Sanctions alone sent Putin a message that the West is weak

As we watch with increased concern the Ukrainian crisis play out, we can’t help but feel great empathy for their citizens. They have been bullied and beaten down by Putin for years. In 2014, he annexed Crimea without anyone laying a hand on him. Since then, in a bloody rebellion waged in the eastern part of the country, 14,000 Ukrainians have been killed.

They have sadly fought alone.

Now, history is repeating itself in the Donetsk and Luhansk republics. And with 150,000 to 190,000 Russian troops surrounding Ukraine on three flanks, the worst may yet unfold. It’s the most serious military threat facing the European continent since World War II.

During my 25 years in public life, I can safely say that I was never a warmonger. I always believed that peace and diplomatic efforts should be thoroughly exhausted in an effort to avoid death and destruction. But candidly, I’m not convinced that Putin, an intelligent but devious bully, would be deterred by sanctions. He is arguably one of the wealthiest persons in the world, and his money is undoubtedly safely hidden. Granted, you can make life more complicated for his friends, the oligarchs, but they have made huge fortunes under his rule. And in regards to Russian citizens, since when has he or the old Soviet leaders cared genuinely about their welfare?

Putin would, however, be concerned about a potential collapse of his nation’s economy. However, while China is playing both sides, I believe that their potent economy could be leveraged to prop up the Russian economy and avoid a disaster. Thus, Putin could be prepared to risk the imposition of Western sanctions while pursuing his geopolitical strategy vis a vis Ukraine and possibly other parts of Europe.

Ukraine is not part of NATO, and I have serious doubts they will ever be granted membership. I sense that NATO would not want to poke the Bear any more than they have already. But I believe that NATO should have considered the option of moving troops and serious weaponry into Ukraine to help bolster their army and the defense of their nation. It would have sent a powerful message to Putin. That, more than sanctions, would have made him think twice about his twisted game plan.

I recognize that this alternative would run the risk of a military donnybrook in Europe. That it could escalate out of control and draw in more participants. But it was also extremely dangerous to let Russia freely dictate the terms of their invasion and possible control of Ukraine. To have them openly flaunt international law and the sovereignty of Ukraine. And to embolden him to consider doing the same elsewhere.

Moreover, this is more than just a strategic game of military chess with Russia. The Chinese are watching closely. So are the Iranians and the North Koreans. They and other dreadful actors will be judging the resolve of the West. If they detect weakness, they will be encouraged to consider their own geopolitical strikes. Would that lead China to think more aggressively about one day attacking and claiming Taiwan? Or, would Iran and North Korea not consider ramping up their nuclear capabilities? If they believed that the West would lack the courage to engage, you know they would.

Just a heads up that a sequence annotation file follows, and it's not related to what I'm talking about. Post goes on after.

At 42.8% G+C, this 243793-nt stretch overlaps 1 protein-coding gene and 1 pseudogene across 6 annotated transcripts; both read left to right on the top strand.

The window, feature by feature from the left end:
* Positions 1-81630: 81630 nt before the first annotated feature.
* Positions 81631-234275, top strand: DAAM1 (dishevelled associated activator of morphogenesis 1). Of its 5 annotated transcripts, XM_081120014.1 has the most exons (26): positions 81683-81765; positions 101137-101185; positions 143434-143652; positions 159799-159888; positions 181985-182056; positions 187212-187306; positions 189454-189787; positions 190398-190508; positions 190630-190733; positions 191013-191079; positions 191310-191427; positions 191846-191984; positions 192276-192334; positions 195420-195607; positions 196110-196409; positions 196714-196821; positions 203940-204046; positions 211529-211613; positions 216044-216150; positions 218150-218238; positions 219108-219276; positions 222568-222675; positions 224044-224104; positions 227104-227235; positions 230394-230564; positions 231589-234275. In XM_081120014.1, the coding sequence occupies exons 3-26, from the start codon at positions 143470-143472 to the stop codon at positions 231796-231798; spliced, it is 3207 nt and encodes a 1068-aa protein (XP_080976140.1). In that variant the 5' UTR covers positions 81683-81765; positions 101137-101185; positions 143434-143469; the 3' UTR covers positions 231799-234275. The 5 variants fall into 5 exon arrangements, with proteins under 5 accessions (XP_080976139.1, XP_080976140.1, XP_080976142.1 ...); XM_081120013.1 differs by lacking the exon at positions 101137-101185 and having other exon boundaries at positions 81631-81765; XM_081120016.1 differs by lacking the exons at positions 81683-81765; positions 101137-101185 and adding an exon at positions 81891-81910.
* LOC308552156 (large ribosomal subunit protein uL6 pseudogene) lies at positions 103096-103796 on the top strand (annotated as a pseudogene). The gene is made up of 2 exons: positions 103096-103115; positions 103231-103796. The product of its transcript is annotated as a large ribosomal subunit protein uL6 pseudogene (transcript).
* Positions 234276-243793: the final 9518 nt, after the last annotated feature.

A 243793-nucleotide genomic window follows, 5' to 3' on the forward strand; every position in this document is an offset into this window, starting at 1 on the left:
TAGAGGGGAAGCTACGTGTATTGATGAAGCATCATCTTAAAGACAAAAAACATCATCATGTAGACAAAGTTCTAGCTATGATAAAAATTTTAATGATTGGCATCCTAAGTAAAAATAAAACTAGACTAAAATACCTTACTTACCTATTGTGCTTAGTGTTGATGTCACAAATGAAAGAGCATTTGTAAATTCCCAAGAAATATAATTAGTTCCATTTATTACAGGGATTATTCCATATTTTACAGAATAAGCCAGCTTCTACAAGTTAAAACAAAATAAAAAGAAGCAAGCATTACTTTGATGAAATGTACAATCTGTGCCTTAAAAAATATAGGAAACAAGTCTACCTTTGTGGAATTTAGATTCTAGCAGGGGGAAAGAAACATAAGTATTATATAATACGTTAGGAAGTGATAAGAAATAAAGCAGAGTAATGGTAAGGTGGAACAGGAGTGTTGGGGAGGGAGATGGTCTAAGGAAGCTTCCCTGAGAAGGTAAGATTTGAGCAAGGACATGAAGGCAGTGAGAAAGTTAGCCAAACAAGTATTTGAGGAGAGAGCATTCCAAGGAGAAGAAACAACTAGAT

That would have the precarious effect of rendering the global order that much more fragile.

The West sent troops into Afghanistan after 9/11. They also entered Iraq. They spent years in these two quagmires, costing far too much blood and treasure. Yet, the rationale was that allowing terrorism to run amok without a direct response was far too dangerous.

How much different is that from Putin terrorizing his neighbours and intimidating NATO and Europe in the process?

More broadly, the Russian president has also declared war against democracy and the rule of international law. They have invaded its neighbour, despite the fact that they, the US, UK, and Ukraine signed the Budapest Memorandum in 1994, which guaranteed Ukraine’s independence and territorial integrity. Ukraine gave up all its nuclear weapons as part of the deal. Now, they have been laid naked before a heartless invader.

Hitler started in the same vein, gobbling up one country at a time. But, the Allies met him head-on, and the Nazis were defeated. We rejected a policy of appeasement. Yes, we tragically lost too many young men and women. But we argued that it was worth the ultimate sacrifice because we saved democracy from what would have certainly been a dark and ugly chapter.

As the crisis has intensified during the last several weeks, Western leaders have been unified in calling for “firm action” against Russia. But what does that mean?  Does applying sanctions only, while dismissing the possibility of fighting the Russians in the trenches, constitute “firm action.” Or, can it be argued that it represents a modern-day form of appeasement?

History has taught us repeatedly that there is only one way to confront bullies who insist on getting their way. From the schoolyards to the battlefields, aggressors must be challenged. Fighting fire with fire. It may not be politically correct. Nor does it seem sensitive to our young soldiers and their families. Indeed, sending our soldiers in harm’s way is the heaviest burden facing any leader. It’s a very lonely and painful judgment call.

However, protecting our citizens and our way of life from those who wish to destroy it also happens to be the first duty of any leader.

If unchallenged, serial aggressors will only grow bigger, bolder, and more dangerous. It will also create copycats. Before you know it, democracy will be on its hind legs.

For these reasons, I would have felt better – for the Ukrainian people and democratic principles globally — if NATO had seriously contemplated taking on the Russian Army. The message to rogue leaders and countries would have been unmistakable.

And who knows, that threat alone may have helped keep the peace.

Photo: @ODN